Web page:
Update:  Up to six.

Sunday, December 22, 2019

72 Dolphins Voted Best Team

They may have been voted best team, but they weren't. Their reasoning is poor in defending the honor.  "Nobody gave it to us, we worked hard, we earned it."  It's very nice that you worked hard. However lots of teams have worked hard, and that doesn't make them best. No one has ever said the '72 Dolphins didn't work hard or were terrible.  That's a straw man.

Having been undefeated is a very good thing, but it's not the only thing. Did you beat other good teams, or was your competition weak?  Did you beat other teams decisively, or just get by some of them? Was your magical season bookended by other good seasons with essentially the same coaches and players, illustrating that it was not a fluke, or were you just a very good team that also had some luck?

Just for openers, teams are much better now than they were then.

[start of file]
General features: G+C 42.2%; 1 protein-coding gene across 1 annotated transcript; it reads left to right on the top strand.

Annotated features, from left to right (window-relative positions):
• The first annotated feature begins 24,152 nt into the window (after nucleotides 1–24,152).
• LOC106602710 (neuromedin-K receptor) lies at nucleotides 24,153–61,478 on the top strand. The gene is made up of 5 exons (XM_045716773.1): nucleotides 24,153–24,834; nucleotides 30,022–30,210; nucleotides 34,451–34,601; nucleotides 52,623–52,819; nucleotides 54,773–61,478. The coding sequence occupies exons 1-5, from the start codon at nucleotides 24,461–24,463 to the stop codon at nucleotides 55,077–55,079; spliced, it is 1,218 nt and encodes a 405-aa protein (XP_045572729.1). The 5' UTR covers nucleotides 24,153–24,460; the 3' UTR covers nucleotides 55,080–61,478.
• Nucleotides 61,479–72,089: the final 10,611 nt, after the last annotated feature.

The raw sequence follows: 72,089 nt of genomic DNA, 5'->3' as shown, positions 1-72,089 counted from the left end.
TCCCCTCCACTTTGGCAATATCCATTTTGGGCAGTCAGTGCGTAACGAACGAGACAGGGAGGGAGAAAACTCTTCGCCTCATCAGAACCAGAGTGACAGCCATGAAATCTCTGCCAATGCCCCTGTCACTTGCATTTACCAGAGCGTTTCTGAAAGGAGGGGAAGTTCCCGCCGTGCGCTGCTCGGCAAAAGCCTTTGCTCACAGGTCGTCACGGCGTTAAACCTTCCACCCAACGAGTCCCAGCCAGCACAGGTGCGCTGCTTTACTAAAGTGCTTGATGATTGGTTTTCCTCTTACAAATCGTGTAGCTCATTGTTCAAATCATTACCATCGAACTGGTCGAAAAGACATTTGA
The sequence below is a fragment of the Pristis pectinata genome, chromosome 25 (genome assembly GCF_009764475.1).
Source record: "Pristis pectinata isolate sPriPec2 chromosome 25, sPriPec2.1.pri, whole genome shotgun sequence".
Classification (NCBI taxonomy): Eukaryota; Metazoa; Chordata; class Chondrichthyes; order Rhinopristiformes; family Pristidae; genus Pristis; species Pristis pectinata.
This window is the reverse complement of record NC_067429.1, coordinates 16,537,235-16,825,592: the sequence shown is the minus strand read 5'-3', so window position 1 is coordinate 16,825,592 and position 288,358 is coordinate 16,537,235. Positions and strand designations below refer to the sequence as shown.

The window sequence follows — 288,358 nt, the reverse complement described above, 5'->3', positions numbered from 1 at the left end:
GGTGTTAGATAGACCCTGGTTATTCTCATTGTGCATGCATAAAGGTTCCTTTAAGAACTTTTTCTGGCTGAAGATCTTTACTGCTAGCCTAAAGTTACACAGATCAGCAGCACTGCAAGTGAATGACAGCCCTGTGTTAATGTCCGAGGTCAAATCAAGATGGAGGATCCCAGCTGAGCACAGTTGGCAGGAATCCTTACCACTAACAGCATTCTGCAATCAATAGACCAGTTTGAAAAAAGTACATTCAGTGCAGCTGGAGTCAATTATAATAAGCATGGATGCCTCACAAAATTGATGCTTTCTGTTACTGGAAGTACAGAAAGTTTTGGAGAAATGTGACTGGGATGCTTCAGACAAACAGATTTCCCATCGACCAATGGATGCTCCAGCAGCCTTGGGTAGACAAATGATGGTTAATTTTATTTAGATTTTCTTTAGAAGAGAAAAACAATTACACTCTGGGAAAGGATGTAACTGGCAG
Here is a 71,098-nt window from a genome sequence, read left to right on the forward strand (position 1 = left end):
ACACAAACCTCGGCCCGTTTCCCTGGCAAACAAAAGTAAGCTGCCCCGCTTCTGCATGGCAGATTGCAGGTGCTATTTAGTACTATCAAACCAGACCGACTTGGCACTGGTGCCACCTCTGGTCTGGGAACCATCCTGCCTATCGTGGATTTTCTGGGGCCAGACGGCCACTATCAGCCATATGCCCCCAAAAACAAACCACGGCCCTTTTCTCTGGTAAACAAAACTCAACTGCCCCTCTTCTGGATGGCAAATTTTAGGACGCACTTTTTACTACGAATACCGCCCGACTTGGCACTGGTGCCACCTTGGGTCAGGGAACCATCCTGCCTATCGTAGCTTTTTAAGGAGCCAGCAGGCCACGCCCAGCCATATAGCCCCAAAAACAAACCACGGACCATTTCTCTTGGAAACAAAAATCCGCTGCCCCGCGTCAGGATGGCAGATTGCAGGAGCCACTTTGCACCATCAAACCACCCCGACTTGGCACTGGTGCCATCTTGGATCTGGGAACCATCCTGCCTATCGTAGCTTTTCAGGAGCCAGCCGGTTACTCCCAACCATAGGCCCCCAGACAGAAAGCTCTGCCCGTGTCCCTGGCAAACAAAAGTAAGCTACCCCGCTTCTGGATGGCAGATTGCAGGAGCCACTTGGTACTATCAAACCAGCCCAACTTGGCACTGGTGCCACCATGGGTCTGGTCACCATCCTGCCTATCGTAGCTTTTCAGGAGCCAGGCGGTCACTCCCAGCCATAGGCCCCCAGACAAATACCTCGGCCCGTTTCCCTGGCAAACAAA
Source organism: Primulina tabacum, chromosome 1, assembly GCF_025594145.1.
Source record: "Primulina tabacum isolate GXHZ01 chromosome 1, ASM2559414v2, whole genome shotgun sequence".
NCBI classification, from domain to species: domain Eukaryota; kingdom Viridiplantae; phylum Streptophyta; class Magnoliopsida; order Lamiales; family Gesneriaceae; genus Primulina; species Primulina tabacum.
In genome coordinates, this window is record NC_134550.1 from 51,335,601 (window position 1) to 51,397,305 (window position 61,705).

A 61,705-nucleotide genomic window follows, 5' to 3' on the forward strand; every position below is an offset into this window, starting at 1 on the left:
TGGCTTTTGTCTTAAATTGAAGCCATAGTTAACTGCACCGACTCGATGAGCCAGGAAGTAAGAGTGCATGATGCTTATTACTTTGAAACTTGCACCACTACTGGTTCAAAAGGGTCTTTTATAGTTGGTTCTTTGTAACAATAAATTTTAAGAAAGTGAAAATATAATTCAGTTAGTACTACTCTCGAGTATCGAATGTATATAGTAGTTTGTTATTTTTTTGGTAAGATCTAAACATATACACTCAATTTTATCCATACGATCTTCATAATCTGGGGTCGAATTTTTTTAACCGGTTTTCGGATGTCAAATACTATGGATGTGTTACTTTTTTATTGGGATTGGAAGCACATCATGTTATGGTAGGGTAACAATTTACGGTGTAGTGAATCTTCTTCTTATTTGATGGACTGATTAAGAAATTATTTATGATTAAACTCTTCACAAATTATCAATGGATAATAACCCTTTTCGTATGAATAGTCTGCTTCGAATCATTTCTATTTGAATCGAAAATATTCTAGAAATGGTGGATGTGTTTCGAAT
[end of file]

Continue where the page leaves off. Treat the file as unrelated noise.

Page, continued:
Wyman Christmas Letter 2019

“John-Adrian’s voice is remarkably clear on that Facetime call.”
It was remarkably clear because it was not John-Adrian on Facetime from Alaska, it was John Adrian, Jocie, and daughters Aurora and Quinn actually in the next room, arrived at Jonathan and Heidi’s completely by surprise.  Doubling down on long-distance surprise, Chris was also there from Norway, and Ben arrived from Texas the next day. Surprise #4 is that Jocie had not told any of us about her pregnancy, and new daughter Bella – fifth consecutive granddaughter for us – will be born in early January. The four girls were together constantly over the next nine days, especially the two eight-year olds, Sarah and Aurora. An entire week’s activities were hastily planned, including Thanksgiving and half of Christmas. The intense concentration of Wymans provided enough memorable quotes to create a Christmas letter all by itself: Three-year old Quinn sidling up to Jonathan’s Doritos and earnestly saying “Sharing is Caring;”  Aurora suddenly asking Ben about the afterlife; or John-Adrian assuring us that if it was up to him we would all just get more salmon every Christmas.  Chris has a similar view, though his choice is the thin-sliced dried whitefish that Norwegians regard as a snack.  Between the two of them, Christmas stockings tend to be fish-intensive for us.